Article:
But after Trump’s momentous inflection point on relations with China, Biden or any president will inevitably be judged by what they do with the challenge and opportunity presented by this historic moment.

Biden can set his own standard if he takes two critical steps as a natural culmination of the transformational measures started under Trump and mostly pursued by his administration, neither of which was on Pence’s to-do list for Biden. First, to deter a fatal strategic miscalculation by China, Washington must make it clear that it will militarily defend Taiwan against any Chinese attack or coercion. The “catastrophic” consequences for China would not be confined to the realm of reputation and diplomacy, as Campbell recently seemed to suggest.

Second, the Biden administration, playing on its own claim to superior multilateral and human rights credentials, must lead the kind of global effort for regime change in China that Pompeo has suggested in a speech at the Nixon Library a year ago: “Secretary-General Xi is not destined to tyrannize inside and outside of China forever, unless we allow it. … [C]hang on [Chinese Communist Party’s] behavior cannot be the mission of the Chinese people alone. Free nations must work to defend freedom.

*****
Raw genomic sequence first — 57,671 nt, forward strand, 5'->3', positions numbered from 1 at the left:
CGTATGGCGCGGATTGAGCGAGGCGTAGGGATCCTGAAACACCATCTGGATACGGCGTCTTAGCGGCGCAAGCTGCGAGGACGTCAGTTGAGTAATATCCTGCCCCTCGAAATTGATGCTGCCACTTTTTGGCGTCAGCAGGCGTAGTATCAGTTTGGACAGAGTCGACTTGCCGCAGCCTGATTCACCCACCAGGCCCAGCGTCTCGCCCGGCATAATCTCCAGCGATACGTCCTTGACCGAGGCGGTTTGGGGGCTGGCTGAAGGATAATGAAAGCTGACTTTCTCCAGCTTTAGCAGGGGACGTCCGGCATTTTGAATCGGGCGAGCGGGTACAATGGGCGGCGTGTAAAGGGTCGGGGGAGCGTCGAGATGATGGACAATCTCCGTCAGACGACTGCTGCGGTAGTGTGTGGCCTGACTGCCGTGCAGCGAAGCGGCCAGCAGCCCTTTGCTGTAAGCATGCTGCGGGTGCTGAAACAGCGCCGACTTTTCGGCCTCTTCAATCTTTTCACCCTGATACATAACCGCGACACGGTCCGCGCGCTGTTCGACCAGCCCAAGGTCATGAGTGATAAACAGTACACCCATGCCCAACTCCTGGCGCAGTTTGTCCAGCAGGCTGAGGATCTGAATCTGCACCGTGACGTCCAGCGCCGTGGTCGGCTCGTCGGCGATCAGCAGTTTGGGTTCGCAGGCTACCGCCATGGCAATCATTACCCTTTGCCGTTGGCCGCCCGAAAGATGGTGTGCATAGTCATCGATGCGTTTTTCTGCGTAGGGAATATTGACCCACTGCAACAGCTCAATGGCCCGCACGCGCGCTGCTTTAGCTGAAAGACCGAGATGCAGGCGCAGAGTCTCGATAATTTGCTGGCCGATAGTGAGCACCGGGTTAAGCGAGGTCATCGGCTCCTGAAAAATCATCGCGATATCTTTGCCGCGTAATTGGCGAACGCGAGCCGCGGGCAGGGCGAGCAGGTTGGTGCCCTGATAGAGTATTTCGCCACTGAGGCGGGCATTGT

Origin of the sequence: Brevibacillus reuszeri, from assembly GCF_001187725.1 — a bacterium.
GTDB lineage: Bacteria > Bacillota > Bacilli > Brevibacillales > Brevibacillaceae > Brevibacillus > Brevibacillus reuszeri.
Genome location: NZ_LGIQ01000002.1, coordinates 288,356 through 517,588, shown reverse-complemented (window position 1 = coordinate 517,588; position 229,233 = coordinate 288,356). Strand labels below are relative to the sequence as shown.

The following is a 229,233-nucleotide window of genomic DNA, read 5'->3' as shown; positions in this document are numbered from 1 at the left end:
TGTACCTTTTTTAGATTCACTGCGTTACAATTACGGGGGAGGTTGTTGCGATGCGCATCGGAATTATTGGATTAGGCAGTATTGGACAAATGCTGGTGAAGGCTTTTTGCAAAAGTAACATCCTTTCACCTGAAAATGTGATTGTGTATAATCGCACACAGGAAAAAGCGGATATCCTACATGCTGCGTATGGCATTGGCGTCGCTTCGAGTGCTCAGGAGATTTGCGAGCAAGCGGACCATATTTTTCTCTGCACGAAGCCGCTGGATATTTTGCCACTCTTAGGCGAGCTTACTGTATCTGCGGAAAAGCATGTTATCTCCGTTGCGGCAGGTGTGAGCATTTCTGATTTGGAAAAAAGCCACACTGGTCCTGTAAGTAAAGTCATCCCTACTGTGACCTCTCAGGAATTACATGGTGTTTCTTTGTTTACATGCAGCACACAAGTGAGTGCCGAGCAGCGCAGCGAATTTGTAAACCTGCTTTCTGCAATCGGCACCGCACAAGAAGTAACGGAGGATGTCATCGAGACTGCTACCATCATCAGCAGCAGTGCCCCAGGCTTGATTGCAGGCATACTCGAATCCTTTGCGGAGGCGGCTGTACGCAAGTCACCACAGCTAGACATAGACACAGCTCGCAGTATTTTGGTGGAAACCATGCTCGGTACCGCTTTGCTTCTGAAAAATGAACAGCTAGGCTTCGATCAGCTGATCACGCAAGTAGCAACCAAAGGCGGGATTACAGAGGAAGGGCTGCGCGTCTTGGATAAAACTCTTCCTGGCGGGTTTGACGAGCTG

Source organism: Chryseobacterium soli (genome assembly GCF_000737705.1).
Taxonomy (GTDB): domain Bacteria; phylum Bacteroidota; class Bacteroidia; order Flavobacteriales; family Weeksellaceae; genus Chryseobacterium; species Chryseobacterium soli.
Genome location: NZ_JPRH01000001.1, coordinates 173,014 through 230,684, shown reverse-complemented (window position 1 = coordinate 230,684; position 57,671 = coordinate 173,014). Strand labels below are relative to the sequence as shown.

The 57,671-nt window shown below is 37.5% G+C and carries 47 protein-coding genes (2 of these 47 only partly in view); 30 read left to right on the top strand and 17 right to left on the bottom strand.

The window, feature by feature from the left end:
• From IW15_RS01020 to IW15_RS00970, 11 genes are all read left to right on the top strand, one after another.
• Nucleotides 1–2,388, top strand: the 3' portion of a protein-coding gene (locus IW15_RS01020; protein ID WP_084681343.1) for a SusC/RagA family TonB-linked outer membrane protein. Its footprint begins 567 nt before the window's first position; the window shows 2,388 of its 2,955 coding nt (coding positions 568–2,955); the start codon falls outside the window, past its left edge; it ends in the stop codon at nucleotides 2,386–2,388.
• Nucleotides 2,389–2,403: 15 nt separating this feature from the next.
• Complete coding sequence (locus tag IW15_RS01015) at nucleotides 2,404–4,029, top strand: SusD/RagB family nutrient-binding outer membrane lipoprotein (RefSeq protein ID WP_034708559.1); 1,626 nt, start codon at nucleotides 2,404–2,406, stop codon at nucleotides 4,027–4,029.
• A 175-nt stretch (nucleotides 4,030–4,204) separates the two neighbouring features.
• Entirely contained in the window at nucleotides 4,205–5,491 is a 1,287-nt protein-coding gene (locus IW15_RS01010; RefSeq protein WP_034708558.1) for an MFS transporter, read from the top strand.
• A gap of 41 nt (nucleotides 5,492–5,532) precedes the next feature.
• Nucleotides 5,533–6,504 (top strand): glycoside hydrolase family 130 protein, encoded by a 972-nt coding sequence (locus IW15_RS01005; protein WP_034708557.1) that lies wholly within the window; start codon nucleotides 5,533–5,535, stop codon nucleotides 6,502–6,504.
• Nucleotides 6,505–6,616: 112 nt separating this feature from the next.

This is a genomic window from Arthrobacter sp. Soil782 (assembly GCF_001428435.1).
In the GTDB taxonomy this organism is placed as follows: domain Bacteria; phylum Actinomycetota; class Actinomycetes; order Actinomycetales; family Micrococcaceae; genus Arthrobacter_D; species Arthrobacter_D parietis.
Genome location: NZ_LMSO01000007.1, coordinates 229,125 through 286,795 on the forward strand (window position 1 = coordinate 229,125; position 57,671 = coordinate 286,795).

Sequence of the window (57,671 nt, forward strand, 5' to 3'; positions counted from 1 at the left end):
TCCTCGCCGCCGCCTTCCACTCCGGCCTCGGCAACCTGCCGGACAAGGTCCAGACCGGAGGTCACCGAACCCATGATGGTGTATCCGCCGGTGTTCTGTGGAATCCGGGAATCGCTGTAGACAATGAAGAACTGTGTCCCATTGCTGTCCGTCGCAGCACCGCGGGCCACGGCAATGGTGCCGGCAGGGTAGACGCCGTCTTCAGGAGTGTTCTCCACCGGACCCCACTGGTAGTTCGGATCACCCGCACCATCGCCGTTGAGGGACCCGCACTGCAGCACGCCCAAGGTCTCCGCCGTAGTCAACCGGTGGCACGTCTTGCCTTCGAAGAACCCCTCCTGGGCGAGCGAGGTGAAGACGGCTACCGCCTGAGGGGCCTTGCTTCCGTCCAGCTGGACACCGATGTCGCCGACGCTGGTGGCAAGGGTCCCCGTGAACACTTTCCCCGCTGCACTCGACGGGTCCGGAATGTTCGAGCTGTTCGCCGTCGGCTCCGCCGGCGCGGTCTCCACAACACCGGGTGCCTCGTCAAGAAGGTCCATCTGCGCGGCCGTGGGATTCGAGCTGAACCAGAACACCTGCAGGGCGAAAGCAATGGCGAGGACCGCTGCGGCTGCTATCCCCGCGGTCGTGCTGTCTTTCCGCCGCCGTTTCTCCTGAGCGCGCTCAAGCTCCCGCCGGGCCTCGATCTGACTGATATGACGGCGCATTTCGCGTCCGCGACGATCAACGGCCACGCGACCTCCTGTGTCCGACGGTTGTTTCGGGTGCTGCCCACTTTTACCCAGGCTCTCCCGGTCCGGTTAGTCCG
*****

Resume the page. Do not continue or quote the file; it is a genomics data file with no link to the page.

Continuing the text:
If Biden’s team rises to this titanic challenge and contributes to China’s rendezvous with democracy, he will stand alongside Ronald Reagan in the pantheon of American and global achievement.

Joseph Bosco was National Director of China for the Secretary of Defense from 2005 to 2006 and Asia-Pacific Director of Humanitarian and Disaster Relief from 2009 to 2010. He is a non-resident researcher at the Institute for Corean-American Studies and member of the Advisory Board of the Global Taiwan Institute. Follow him on twitter @BoscoJosephA.